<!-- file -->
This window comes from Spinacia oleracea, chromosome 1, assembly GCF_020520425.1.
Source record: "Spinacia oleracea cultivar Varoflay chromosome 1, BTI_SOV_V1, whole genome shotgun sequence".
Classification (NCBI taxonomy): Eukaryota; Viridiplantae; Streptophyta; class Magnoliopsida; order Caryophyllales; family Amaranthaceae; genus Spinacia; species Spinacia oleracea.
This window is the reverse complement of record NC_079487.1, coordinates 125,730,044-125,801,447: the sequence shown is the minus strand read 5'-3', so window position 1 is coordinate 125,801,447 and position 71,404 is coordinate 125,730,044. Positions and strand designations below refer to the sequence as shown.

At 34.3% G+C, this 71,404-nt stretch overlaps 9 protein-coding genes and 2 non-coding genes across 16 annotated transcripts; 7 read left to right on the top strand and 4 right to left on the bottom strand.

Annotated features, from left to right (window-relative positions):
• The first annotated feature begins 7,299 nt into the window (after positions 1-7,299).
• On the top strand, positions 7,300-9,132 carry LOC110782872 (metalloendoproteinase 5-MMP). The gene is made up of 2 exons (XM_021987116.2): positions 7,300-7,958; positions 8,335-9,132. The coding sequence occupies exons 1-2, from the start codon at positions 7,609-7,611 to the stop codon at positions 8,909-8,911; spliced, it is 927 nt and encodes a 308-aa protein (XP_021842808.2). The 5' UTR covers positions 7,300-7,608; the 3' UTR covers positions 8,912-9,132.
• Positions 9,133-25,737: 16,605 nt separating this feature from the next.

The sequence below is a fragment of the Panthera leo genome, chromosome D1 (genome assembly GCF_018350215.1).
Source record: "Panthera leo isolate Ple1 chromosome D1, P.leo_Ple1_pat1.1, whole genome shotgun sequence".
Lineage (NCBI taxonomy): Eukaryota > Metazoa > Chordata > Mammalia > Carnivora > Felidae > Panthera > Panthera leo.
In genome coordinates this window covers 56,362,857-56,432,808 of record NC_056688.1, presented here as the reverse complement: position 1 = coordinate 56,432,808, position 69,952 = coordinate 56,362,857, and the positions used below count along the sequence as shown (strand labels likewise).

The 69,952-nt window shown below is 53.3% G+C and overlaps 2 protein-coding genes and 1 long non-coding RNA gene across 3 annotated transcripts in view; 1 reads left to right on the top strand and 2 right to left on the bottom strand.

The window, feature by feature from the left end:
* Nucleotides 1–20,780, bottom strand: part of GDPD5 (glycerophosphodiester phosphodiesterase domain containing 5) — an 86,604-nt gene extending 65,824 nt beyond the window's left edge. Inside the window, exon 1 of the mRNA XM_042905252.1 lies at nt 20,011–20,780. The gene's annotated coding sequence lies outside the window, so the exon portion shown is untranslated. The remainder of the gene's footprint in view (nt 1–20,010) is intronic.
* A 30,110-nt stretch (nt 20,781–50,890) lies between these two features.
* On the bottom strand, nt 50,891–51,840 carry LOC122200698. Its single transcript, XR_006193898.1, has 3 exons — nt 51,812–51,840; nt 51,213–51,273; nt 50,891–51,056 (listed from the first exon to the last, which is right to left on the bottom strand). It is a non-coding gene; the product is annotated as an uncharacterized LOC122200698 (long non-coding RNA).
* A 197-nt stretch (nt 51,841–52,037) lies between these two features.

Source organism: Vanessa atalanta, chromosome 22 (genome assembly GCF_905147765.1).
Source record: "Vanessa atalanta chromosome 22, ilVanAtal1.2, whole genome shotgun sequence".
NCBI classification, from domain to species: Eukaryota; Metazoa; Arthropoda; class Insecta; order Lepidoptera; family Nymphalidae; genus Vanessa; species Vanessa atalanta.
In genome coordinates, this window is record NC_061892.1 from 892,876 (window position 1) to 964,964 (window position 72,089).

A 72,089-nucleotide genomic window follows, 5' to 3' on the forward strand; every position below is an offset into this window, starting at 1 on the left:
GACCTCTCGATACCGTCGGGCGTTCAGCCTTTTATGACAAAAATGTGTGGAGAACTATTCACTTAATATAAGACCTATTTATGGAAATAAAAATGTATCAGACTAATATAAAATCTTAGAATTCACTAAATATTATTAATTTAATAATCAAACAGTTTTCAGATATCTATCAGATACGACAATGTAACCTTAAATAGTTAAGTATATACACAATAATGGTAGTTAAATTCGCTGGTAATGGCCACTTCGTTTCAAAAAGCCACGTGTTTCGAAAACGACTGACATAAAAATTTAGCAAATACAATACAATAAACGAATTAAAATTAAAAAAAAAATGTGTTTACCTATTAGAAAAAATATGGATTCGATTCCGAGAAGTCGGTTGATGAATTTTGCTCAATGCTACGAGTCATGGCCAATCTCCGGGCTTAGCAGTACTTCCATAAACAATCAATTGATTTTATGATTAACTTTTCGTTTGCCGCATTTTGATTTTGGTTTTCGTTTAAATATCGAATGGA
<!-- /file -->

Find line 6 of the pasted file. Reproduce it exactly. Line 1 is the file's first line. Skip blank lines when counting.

Annotated features, from left to right (window-relative positions):